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Body of missing jogger Eliza Fletcher is identified in Tennessee

A body found during the investigation into the disappearance of Eliza Fletcher, a 34-year-old woman abducted during a run Friday morning, has been confirmed as that of the missing jogger, authorities said Tuesday.

Police in Memphis, Tennessee, announced Monday that a body had been discovered one day after charges were announced against Cleotha Abston.

Abston, 38, was charged Sunday with kidnapping and tampering with evidence. Additional charges were filed, including first-degree murder and first-degree murder in perpetration of kidnapping, were filed after Fletcher’s body was discovered.

He was also charged with unrelated offenses of identity theft, theft of property and credit card fraud, police said.

During an arraignment Tuesday, a judge set his bond for $510,000. Abston told the judge that he could not afford a lawyer and was appointed a public defender. He is scheduled to appear in court Wednesday to be arraigned on the murder charges.

Fletcher’s body was found just after 5 pm Monday in a vacant duplex apartment on Victor Street, police said at a news conference Tuesday afternoon.

Shelby County District Attorney Steve Mulroy called the kidnapping “an isolated attack by a stranger.”

Police have said that around 4:20 am Friday, someone approached Fletcher, an avid runner, kindergarten teacher and mother of two, and forced her into an SUV.

A pair of sandals recovered from the area where she disappeared contained DNA matching Abston, according to an affidavit attached to a criminal complaint.

Security video from the scene showed “a black GMC Terrain passing and then waiting for the victim to run by,” according to the document. A male exited the car, ran toward Fletcher and forced her into the passenger’s seat, it said.

“During this abduction, there appeared to be a struggle,” the document said. “The Champion slide sandals were found in this area. The vehicle then sat in the parking lot with the victim inside for approximately four minutes before it drove off.”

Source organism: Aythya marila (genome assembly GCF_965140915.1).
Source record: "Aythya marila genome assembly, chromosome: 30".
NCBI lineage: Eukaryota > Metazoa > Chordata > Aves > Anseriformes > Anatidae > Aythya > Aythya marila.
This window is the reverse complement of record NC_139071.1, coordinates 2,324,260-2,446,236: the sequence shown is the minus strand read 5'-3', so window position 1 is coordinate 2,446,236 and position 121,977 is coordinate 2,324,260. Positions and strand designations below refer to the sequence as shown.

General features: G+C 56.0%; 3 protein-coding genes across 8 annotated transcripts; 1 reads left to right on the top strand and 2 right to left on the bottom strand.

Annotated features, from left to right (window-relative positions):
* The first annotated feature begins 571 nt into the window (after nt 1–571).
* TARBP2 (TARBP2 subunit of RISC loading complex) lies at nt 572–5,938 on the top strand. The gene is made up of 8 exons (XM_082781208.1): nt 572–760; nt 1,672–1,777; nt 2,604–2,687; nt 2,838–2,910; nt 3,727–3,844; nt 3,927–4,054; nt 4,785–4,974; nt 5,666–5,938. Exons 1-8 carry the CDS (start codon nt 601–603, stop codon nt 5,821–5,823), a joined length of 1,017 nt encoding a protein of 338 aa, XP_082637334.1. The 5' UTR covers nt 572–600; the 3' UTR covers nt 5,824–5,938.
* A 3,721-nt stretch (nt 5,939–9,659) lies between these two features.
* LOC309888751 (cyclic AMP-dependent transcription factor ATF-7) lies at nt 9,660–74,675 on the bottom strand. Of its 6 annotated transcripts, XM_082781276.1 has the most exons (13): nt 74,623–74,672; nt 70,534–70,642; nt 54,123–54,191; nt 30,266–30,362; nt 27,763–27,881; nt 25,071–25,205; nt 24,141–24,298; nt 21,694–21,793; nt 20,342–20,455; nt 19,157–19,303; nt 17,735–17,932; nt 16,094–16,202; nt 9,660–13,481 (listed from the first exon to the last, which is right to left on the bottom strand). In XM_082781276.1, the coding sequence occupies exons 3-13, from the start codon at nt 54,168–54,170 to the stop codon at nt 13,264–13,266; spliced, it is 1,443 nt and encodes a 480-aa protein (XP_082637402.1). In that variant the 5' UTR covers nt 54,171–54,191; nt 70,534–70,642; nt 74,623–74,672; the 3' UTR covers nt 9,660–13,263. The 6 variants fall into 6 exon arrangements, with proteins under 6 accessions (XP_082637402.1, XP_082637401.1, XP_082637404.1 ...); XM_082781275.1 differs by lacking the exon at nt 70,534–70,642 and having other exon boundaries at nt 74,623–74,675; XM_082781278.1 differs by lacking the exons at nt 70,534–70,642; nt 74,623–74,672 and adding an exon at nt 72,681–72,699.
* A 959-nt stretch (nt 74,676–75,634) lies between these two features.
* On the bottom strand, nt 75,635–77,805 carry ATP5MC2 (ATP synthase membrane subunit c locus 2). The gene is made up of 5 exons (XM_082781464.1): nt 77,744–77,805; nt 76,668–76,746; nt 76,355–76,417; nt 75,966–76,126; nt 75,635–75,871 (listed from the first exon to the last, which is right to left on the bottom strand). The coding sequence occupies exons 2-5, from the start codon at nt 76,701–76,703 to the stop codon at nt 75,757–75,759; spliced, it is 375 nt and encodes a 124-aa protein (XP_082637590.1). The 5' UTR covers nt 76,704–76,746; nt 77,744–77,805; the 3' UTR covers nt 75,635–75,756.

A cause and the manner of death have not been released.

Cellular records obtained by investigators are alleged to have determined that Abston’s cellphone was near the site where Fletcher was forced into the vehicle.

Officers arrested Abston on Saturday after finding the GMC Terrain with a matching license plate number in a parking lot by Abston’s residence, the affidavit said.

Abston was previously sentenced to 24 years in prison after pleading guilty to kidnapping a man named Kemper Durand on May 26, 2000. Abston was a teenager at the time.

Court documents state that Abston kidnapped Durand at gunpoint and forced him into the trunk of a car. He then forced Durand to withdraw money from an ATM. Durand escaped when he got the attention of a Memphis Housing Authority guard while he was withdrawing the cash.

In a victim impact statement, Durand said he felt “extremely lucky that I was able to escape from the custody of Cleotha Abston.”

“I had been taken from the trunk of my car, where he and his co-defendant had placed me for a number of hours, and made to drive to the Mapco station. The purpose was that I was to use my ATM card to get cash for Cleotha Abston. It was very fortunate that an armed, uniformed Memphis Housing Authority guard happened to come into the Mapco station,” he wrote in the statement. “It is quite likely that I would have been killed had I not escaped.”

Durand, a criminal defense lawyer who died in 2013, said he believed that Abston felt “absolutely no remorse.”

The court documents also show that Abston had a lengthy criminal record dating to 1995. The charges included theft, aggravated assault, evading arrest and a rape charge in 1998.

Abston was released from the Tennessee Department of Correction in November 2020.

Mario Abston, 36, Cleotha Abston’s brother, was also arrested, but he is not believed to be connected to Fletcher’s abduction, authorities said. He was charged with drug and firearms offences, police tweeted.

Phil Helsel, Kurt Chirbas, Hyder Abbasi, Nicole Duarte , Mirna Al Sharif and Marlene Lenthang contributed.

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